Lambs Ear gets its name from being soft and velvety. Its silvery-green foliage in the spring gives way to tall stocks of purple flowers in the summer. This pollinator is an excellent addition to your garden by attracting bees and butterflies.

Lambs Ear is drought-tolerant so hold off on the watering. It is susceptible to root rot and mold, so give them plenty of space and aerate. 

Should I Fertilize My Iceberg Roses?

You can fertilize Iceberg Roses twice each growing season. Apply the first application in the spring and the second when you start to see blooms. A slow-release fertilizer is recommended.

Click here to see this fertilizer on Amazon.

How Big Do Iceberg Roses Grow?

Iceberg Roses grow up to 4 feet high and 3 feet wide. They are an excellent choice for borders or containers and look attractive when mass-planted. We think they look especially delightful along the line of a fence.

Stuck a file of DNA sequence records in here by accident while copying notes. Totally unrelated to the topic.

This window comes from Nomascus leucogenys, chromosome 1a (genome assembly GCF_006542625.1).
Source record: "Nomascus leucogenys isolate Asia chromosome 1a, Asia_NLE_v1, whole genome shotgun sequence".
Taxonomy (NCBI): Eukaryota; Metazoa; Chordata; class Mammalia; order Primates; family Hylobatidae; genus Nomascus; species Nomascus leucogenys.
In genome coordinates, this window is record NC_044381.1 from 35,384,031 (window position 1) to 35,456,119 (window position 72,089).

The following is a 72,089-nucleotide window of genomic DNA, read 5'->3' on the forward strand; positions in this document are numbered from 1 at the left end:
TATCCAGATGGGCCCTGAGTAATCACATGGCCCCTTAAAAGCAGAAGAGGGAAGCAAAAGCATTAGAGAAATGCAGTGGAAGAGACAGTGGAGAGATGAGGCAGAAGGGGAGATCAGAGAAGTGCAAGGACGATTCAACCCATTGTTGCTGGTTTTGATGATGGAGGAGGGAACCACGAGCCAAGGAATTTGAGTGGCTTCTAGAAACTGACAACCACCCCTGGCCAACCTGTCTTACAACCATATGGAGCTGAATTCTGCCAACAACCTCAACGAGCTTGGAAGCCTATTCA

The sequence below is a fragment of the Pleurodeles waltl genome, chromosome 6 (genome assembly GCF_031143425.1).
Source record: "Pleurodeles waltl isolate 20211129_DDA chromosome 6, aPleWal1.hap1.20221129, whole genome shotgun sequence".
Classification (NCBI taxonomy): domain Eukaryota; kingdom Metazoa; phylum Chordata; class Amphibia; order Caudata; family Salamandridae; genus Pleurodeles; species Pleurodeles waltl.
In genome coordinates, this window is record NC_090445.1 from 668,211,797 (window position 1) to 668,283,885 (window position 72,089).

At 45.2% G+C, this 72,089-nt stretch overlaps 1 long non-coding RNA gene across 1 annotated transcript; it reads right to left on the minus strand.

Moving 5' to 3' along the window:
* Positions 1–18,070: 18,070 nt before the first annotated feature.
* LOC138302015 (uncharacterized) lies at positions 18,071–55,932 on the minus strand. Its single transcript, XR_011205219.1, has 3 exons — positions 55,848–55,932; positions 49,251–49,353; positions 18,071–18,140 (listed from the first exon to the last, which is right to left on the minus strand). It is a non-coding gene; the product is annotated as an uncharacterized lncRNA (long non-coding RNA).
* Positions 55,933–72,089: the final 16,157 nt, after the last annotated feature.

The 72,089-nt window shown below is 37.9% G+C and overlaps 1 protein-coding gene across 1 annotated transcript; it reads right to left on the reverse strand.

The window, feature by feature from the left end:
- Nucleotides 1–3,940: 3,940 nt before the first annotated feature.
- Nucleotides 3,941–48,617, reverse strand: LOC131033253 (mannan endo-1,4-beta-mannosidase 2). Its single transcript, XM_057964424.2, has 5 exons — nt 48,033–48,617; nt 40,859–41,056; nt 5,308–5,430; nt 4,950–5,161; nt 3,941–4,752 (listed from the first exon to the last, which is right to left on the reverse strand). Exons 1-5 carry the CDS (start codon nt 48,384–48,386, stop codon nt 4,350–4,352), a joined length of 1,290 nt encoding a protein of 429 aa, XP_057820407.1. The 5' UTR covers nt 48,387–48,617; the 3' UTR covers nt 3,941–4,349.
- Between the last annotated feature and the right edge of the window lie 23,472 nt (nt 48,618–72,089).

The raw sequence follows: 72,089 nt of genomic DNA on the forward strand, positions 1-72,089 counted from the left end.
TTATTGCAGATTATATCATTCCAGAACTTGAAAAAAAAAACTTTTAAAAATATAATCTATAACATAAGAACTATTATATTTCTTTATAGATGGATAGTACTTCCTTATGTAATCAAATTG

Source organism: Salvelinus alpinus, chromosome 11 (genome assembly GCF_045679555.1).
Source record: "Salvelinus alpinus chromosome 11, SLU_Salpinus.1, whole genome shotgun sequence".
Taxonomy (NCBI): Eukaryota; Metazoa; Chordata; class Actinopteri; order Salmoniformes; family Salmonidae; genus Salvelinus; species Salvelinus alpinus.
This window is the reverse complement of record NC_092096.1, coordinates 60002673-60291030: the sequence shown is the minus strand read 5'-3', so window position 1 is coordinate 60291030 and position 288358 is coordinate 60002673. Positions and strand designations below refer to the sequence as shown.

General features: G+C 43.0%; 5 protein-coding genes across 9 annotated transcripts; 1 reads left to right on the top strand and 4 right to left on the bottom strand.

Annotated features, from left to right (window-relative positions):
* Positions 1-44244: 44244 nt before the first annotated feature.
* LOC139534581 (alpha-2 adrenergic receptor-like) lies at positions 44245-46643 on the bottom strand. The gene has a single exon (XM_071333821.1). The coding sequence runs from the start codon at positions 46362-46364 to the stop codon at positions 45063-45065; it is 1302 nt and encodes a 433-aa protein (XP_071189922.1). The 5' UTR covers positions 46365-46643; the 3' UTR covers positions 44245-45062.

Do Iceberg Roses Only Come In White?

Dark red petals of a burgundy iceberg rose flower photographed in the field

White is the most common color for Iceberg Roses. Nevertheless, they are available in several other colors. Pink, purple, and red Iceberg Roses are a sight to see!

Wrapping It Up

Collaged photo of different kinds of plants and flowers

Every rose has its thorn. But in spite of that, we love the Iceberg Roses above all others. We hope you enjoyed the 17 different possibilities to plant with your Iceberg Roses.

Made it to the end? Check out these related articles:

What Is Stripping My Rose Leaves?

Can Rose Roots Damage Water And Gas Pipes?

Roses Growing Too Tall—What To Do?

Leave a Reply

Your email address will not be published. Required fields are marked *